We have also noted that 60% more students will volunteer to be tested using the oral test than if blood were to be used for the procedure. Furthermore, there is no danger for those technicians and doctors taking the samples. The environment of the testing procedures is not contaminated with the possible HIV from blood nor are there contaminated disposables for medical wastes.

If you think that you could be infected, why should you want to be tested for HIV?

There are three very important reasons that someone who thinks that they could be positive for HIV should want to participate in this testing procedure.

  • If a person is positive, the person can receive anti-retroviral drugs. With these treatments the person can live a productive life for approximately 20- to 30 years instead of dying within 10 years of the sad and painful complications of AIDS.
  • If a positive person receives the anti-retroviral drugs they can know that the drugs will lower their viral load in the blood stream to a point so low that it will be impossible to infect another person. Also, if they take the anti-retroviral drug they can know that their CD4 white blood cells will not drop so low and they will be protected against usual diseases.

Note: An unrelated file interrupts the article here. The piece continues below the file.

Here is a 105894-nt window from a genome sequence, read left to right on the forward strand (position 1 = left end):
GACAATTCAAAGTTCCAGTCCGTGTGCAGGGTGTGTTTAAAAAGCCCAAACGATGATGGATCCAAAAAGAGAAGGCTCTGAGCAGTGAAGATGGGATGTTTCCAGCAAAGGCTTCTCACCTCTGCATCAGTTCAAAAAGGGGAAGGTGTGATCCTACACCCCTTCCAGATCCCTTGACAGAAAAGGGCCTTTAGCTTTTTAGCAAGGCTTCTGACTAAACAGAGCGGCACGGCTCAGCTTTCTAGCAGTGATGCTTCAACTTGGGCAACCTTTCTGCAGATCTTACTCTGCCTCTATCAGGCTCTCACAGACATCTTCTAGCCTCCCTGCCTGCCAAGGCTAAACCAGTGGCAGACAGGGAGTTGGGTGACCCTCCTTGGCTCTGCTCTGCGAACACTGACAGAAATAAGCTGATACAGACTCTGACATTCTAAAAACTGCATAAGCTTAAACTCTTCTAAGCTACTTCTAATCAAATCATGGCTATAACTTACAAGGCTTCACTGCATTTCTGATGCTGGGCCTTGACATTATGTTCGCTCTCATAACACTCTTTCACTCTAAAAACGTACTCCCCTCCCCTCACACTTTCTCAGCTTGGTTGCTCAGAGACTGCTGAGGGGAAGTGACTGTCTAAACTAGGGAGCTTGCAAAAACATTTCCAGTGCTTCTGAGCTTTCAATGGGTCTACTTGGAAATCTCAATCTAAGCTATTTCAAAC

• If a girl is positive for HIV, and is pregnant, she can be given anti-retroviral drugs to prevent the vertical transmission of the virus to her baby. The baby will not be infected with HIV. Likewise, the mother can live long enough to see her child become an adult and we can thereby prevent AIDS orphans.

Counseling  must be practiced before, during and upon receiving the test results for HIV:

It is important that the students have available counseling before the tests, during the tests and after the tests when the test results for HIV are given to the students. Each student is counseled privately by the nurse or physician in the privacy of an examination room.